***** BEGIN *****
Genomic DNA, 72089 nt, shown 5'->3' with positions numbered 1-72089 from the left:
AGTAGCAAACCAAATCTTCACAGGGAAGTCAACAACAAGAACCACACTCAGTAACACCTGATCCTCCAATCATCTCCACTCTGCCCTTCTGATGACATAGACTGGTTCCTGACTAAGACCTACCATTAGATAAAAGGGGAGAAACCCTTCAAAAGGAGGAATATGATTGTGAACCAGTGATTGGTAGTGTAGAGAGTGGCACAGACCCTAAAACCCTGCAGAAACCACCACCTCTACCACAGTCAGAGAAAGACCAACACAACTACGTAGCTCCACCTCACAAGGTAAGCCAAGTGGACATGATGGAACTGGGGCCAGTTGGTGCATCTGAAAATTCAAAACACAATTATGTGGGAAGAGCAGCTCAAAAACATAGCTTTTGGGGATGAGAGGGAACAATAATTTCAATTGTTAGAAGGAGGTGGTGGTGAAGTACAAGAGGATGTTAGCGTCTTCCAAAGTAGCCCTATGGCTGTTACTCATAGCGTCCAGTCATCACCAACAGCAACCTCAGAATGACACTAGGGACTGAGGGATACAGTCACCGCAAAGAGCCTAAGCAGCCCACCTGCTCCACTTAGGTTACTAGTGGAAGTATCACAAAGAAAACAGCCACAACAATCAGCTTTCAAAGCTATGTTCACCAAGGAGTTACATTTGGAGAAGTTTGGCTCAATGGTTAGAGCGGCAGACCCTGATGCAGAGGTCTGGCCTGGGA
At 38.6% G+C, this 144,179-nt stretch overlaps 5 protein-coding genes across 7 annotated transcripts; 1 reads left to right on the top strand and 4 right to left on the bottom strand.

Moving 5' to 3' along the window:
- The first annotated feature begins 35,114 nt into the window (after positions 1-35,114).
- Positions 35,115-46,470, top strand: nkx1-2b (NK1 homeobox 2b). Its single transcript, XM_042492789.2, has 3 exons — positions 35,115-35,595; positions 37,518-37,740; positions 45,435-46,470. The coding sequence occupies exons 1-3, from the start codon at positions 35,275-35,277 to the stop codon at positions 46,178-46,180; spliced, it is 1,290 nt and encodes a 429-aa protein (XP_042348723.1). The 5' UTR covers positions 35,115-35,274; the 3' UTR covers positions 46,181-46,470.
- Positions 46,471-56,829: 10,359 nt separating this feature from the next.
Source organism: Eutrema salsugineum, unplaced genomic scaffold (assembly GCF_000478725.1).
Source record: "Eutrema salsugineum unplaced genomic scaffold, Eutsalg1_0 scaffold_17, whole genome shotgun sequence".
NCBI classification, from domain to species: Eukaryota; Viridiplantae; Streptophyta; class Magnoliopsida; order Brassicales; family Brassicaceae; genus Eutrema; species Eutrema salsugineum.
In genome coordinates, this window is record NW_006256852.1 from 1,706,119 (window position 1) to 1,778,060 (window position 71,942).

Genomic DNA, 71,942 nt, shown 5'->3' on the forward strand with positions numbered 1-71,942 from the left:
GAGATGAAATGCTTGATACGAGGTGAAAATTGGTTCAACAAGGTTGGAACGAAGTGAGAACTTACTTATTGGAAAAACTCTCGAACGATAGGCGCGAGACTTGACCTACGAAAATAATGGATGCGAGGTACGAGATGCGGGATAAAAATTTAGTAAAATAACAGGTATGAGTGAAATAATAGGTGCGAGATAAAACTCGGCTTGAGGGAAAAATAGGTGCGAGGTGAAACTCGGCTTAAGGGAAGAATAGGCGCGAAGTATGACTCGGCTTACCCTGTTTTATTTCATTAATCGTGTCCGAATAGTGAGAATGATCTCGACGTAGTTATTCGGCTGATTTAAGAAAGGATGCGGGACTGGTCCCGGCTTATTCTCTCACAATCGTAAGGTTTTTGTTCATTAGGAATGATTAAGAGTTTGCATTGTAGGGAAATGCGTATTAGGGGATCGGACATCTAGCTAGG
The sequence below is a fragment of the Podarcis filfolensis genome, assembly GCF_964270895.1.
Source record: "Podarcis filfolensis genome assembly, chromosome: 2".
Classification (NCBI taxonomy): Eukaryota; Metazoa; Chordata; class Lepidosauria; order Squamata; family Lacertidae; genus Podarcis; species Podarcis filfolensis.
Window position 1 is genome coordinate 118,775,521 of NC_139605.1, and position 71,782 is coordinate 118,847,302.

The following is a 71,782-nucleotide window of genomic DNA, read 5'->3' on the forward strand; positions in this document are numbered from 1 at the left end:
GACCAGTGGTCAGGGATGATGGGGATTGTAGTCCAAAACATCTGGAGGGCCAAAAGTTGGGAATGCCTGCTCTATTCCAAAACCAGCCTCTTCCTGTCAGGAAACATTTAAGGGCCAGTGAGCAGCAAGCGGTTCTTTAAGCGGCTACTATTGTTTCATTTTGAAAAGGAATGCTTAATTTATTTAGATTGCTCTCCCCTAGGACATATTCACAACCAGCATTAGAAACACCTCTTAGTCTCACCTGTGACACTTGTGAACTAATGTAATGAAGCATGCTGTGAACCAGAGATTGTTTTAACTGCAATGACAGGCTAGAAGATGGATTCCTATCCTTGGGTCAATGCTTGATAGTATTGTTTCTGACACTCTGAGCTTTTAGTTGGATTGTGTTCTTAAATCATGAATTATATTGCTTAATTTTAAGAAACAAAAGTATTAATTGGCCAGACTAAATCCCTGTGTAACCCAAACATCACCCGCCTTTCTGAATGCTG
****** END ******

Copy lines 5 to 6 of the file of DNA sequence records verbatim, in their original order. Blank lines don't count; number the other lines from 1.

- The first annotated feature begins 35,114 nt into the window (after positions 1-35,114).
- Positions 35,115-46,470, top strand: nkx1-2b (NK1 homeobox 2b). Its single transcript, XM_042492789.2, has 3 exons — positions 35,115-35,595; positions 37,518-37,740; positions 45,435-46,470. The coding sequence occupies exons 1-3, from the start codon at positions 35,275-35,277 to the stop codon at positions 46,178-46,180; spliced, it is 1,290 nt and encodes a 429-aa protein (XP_042348723.1). The 5' UTR covers positions 35,115-35,274; the 3' UTR covers positions 46,181-46,470.